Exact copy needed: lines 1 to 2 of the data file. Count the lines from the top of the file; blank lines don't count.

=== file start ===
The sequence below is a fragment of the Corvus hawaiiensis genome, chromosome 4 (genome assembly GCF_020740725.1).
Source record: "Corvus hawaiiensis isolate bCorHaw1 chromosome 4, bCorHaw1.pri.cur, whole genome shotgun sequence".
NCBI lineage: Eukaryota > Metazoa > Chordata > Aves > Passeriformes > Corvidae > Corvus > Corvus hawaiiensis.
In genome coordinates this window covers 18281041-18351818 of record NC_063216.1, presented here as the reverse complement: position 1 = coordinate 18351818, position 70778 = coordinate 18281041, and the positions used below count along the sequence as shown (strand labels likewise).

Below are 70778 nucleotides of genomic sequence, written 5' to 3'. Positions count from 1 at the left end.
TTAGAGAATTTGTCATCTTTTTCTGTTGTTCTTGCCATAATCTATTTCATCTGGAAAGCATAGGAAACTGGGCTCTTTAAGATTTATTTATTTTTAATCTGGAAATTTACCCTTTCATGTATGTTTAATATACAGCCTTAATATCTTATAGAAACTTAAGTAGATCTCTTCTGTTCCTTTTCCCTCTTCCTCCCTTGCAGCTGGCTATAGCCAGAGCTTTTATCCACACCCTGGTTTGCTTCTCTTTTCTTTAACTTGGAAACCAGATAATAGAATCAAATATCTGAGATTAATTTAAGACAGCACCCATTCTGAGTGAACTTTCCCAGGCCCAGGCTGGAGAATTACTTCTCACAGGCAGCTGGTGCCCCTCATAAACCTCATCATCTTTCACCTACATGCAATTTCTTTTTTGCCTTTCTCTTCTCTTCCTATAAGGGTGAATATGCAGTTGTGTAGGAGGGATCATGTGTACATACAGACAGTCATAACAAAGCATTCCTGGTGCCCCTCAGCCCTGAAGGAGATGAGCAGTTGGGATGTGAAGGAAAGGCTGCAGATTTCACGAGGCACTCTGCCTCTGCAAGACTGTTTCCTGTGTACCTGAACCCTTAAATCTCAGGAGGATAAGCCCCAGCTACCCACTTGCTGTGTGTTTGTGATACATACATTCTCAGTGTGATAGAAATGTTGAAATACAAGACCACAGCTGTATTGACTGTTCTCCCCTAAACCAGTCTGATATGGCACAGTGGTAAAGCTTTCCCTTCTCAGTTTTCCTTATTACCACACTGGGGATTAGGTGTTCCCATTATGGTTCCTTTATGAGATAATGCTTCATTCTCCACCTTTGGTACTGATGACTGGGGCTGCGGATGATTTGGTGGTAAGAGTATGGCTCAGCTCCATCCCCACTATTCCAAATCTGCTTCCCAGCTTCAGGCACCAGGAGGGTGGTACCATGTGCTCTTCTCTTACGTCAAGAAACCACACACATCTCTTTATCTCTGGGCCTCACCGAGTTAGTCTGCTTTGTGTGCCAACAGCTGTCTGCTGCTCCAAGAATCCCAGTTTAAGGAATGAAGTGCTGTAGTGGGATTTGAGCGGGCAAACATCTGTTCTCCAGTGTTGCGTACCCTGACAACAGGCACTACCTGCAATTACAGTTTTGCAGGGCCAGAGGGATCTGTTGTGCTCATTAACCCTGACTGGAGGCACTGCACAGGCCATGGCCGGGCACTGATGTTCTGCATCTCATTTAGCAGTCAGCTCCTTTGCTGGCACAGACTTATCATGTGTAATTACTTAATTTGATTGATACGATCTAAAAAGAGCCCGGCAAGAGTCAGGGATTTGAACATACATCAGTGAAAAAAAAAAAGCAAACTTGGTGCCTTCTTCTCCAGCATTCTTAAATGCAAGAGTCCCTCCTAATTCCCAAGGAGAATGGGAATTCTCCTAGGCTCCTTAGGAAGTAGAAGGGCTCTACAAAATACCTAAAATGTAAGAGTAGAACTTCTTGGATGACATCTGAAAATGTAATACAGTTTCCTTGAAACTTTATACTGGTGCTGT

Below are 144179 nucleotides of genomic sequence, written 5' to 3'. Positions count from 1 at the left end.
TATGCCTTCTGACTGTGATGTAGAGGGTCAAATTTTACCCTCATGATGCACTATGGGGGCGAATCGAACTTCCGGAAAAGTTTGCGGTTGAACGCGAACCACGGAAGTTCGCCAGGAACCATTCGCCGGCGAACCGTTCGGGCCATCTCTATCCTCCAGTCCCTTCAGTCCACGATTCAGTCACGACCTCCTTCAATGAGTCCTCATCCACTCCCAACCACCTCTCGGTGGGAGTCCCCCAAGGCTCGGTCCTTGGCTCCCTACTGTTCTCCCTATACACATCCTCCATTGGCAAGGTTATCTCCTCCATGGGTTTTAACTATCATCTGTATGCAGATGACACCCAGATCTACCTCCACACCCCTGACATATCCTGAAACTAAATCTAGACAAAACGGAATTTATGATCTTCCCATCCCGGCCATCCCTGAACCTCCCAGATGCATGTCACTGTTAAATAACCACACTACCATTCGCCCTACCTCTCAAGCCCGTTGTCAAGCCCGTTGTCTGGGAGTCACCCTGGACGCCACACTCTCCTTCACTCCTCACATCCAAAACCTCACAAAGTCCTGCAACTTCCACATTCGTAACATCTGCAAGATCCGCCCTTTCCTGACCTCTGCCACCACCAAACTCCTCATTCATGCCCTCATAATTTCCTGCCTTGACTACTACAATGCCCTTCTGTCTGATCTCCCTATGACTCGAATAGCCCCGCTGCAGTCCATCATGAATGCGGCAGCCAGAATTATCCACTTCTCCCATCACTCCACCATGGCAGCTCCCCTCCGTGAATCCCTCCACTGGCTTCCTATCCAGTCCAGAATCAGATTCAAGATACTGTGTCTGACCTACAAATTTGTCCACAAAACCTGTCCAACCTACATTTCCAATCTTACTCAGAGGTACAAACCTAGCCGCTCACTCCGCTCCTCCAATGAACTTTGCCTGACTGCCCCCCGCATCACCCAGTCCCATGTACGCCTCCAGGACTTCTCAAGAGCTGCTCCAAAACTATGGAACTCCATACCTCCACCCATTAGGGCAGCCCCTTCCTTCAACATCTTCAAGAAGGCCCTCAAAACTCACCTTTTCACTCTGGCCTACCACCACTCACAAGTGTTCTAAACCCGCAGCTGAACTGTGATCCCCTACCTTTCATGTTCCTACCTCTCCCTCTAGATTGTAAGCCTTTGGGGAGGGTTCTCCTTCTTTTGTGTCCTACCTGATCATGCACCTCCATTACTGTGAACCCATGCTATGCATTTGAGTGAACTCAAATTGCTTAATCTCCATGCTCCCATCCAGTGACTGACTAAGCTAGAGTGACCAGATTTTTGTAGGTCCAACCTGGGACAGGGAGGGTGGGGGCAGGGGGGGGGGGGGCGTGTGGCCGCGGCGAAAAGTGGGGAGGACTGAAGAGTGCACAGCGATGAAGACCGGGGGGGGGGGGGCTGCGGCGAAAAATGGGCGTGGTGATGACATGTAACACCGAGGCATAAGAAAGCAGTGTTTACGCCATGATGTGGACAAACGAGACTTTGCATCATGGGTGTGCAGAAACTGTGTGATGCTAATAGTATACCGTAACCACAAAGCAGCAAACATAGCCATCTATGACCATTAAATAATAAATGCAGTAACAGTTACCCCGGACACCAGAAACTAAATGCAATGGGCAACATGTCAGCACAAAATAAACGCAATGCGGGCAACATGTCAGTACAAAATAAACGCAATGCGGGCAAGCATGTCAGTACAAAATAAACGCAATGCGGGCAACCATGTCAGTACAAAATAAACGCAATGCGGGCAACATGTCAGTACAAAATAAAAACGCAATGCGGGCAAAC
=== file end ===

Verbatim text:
The sequence below is a fragment of the Corvus hawaiiensis genome, chromosome 4 (genome assembly GCF_020740725.1).
Source record: "Corvus hawaiiensis isolate bCorHaw1 chromosome 4, bCorHaw1.pri.cur, whole genome shotgun sequence".